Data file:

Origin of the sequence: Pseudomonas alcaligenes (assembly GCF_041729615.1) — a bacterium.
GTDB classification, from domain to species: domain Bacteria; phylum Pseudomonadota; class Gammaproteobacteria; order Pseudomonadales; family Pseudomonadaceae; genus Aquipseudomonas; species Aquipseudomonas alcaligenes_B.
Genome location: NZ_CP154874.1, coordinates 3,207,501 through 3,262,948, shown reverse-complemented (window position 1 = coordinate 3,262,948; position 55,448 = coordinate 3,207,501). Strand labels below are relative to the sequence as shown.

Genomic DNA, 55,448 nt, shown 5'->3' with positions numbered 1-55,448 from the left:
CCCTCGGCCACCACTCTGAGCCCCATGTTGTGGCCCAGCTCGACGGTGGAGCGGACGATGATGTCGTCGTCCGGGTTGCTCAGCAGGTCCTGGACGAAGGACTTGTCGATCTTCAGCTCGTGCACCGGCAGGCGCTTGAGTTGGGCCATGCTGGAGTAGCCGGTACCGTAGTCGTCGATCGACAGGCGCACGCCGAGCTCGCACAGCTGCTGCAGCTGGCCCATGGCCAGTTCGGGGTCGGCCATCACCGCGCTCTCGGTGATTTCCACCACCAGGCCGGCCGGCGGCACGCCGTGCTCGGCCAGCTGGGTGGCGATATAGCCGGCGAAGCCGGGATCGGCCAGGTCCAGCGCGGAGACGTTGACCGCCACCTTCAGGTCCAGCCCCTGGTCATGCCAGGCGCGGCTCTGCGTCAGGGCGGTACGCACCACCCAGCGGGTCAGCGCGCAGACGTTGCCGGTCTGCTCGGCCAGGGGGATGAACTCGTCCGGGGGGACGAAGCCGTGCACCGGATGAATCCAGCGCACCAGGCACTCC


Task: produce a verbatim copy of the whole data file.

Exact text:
Origin of the sequence: Pseudomonas alcaligenes (assembly GCF_041729615.1) — a bacterium.
GTDB classification, from domain to species: domain Bacteria; phylum Pseudomonadota; class Gammaproteobacteria; order Pseudomonadales; family Pseudomonadaceae; genus Aquipseudomonas; species Aquipseudomonas alcaligenes_B.
Genome location: NZ_CP154874.1, coordinates 3,207,501 through 3,262,948, shown reverse-complemented (window position 1 = coordinate 3,262,948; position 55,448 = coordinate 3,207,501). Strand labels below are relative to the sequence as shown.

Genomic DNA, 55,448 nt, shown 5'->3' with positions numbered 1-55,448 from the left:
CCCTCGGCCACCACTCTGAGCCCCATGTTGTGGCCCAGCTCGACGGTGGAGCGGACGATGATGTCGTCGTCCGGGTTGCTCAGCAGGTCCTGGACGAAGGACTTGTCGATCTTCAGCTCGTGCACCGGCAGGCGCTTGAGTTGGGCCATGCTGGAGTAGCCGGTACCGTAGTCGTCGATCGACAGGCGCACGCCGAGCTCGCACAGCTGCTGCAGCTGGCCCATGGCCAGTTCGGGGTCGGCCATCACCGCGCTCTCGGTGATTTCCACCACCAGGCCGGCCGGCGGCACGCCGTGCTCGGCCAGCTGGGTGGCGATATAGCCGGCGAAGCCGGGATCGGCCAGGTCCAGCGCGGAGACGTTGACCGCCACCTTCAGGTCCAGCCCCTGGTCATGCCAGGCGCGGCTCTGCGTCAGGGCGGTACGCACCACCCAGCGGGTCAGCGCGCAGACGTTGCCGGTCTGCTCGGCCAGGGGGATGAACTCGTCCGGGGGGACGAAGCCGTGCACCGGATGAATCCAGCGCACCAGGCACTCC